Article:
Netherlands eScience Center Python Template
Spend less time setting up and configuring your new Python packages and comply with the Netherlands eScience Center Software Development Guide from the start.
Use this Cookiecutter template to generate an empty Python package. Features include:
- Boilerplate tests and documentation,
- Python setup configuration,
- Open source software license,
- Default Travis configuration,
- Code style checking,
- Miscellaneous files, such as Change log, Code of Conduct, and Contributing guidelines,
- README with extensive documentation about project setup.
The file structure of the generated package looks like:
path/to/package/ ├── CHANGELOG.rst ├── CODE_OF_CONDUCT.rst ├── CONTRIBUTING.rst ├── docs │ ├── conf.py │ ├── index.rst │ └── ... ├── LICENSE ├── MANIFEST.in ├── NOTICE ├── package │ ├── __init__.py | ├── __version__.py │ └── package.py ├── README.rst ├── requirements.txt ├── setup.cfg ├── setup.py └── tests ├── __init__.py └── test_package.py
- Code (existing or new) should be placed in
path/to/package/package/(please choose a better name for your software!).
- Add documentation by editing
- Tests go in the
- The generated README contains extensive documentation about the project setup and provides further instructions on what to do.
How to use
We recommend developing your software in an isolated Python environment and assume you are familiar with either virtualenv + pip or conda (check the guide if you are not).
Step 1: Install
We recommend installing cookiecutter outside the virtual environment you will be using for developing your software. This way, you don't have to install cookiecutter for every new project.
If you are using virtualenv + pip:
pip install --user cookiecutter
If you are using conda:
conda install -c conda-forge cookiecutter
Step 2: Generate the files and directory structure
To create a new package, type:
You will be asked to supply the following information:
|project_name||My Python Project||Full project/package name.|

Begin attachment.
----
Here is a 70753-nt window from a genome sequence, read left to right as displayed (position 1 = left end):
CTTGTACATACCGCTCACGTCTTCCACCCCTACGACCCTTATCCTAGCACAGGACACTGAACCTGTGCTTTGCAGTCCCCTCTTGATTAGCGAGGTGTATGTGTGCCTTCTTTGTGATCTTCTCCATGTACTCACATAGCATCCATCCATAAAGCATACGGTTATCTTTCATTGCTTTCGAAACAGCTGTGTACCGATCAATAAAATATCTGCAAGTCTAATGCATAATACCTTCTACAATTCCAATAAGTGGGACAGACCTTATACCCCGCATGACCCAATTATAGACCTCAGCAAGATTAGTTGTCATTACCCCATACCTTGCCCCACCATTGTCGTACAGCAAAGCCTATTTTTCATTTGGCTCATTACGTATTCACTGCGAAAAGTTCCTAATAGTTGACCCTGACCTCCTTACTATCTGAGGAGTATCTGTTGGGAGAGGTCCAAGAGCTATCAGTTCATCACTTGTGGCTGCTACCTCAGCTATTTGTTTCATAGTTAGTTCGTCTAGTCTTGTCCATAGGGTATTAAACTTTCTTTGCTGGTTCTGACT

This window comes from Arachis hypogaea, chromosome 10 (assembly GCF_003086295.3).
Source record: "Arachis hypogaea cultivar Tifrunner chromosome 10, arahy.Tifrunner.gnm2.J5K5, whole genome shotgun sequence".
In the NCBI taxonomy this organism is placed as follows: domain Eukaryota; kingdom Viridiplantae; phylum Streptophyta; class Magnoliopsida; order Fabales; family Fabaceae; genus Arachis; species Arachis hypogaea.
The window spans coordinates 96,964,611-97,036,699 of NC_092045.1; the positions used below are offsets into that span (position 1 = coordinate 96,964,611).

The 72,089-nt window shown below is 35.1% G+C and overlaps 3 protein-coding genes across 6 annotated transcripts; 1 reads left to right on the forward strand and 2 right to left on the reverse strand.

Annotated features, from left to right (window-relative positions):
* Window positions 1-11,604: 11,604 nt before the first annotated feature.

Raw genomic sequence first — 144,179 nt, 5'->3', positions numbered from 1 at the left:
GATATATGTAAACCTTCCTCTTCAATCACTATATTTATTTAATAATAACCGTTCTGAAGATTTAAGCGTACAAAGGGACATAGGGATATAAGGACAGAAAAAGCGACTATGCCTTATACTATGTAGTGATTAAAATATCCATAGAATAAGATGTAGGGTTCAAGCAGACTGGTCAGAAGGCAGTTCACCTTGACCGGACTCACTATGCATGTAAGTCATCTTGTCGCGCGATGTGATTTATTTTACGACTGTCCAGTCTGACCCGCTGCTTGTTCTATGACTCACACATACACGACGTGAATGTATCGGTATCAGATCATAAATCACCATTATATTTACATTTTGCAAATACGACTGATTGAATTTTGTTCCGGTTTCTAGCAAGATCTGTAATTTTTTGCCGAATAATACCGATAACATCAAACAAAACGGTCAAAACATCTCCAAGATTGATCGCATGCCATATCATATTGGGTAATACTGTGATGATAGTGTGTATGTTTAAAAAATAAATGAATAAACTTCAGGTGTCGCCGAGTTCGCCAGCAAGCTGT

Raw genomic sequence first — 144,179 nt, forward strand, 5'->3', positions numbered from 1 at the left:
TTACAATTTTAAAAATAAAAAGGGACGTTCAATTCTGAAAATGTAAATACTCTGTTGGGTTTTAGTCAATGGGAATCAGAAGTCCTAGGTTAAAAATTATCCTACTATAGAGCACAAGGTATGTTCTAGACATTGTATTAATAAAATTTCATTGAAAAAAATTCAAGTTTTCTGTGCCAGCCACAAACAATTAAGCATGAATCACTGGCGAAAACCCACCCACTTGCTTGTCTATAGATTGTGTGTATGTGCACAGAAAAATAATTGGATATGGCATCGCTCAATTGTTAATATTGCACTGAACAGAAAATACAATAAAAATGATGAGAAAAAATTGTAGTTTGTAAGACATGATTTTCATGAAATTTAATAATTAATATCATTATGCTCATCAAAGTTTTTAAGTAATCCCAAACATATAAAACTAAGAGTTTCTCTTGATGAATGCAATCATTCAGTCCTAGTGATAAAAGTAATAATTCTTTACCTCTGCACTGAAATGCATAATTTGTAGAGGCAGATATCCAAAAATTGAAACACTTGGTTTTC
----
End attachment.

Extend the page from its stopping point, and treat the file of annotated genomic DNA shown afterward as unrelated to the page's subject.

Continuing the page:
|project_slug||my_python_project||This will be the name of the directory to be created and the git repository.|
|project_short_description||The information that you enter here will end up in the README, documentation, license, and setup.py, so it may be a good idea to prepare something in advance.|
|github_organization||GitHub organization that will contain this project's repository. This can also be your github user name.|
|open_source_license||Apache 2.0 (1)||The software license under which the code is made available.|
|Python_version||Python 3 (1)||The Python version(s) supported by your package.|
|apidoc||no (1)||Add support for automatically generating a module index from the
|pypi_user||no_travis_pypi_deployment||If you want to deploy your package via travis to pypi when you make a release, specify your pypi user name. If not, use the default value. Please note that if you are using this option, some additional configuration is required. The README of the generated package explains what to do.|
|full_name||John Smith||Your full name, e.g. John Smith.|
|email@example.com||Your (work) email address|
|copyright_holder||Name(s) of the organization(s) or person(s) who hold the copyright of the software (e.g., Netherlands eScience Center).|
|firstname.lastname@example.org||Email address of the person who should be contacted in case of violations of the Code of Conduct.|
Step 3: Create and activate a Python environment
- If you are using virtualenv + pip, do:
$ virtualenv -p python3 env $ . env/bin/activate
- If you are using conda, type:
(On windows use
$ conda create -n env python=3 $ source activate env
activate envto activate the conda environment.)
How to contribute
Suggestions/improvements/edits are most welcome. Please read the contribution guidelines before creating an issue or a pull request.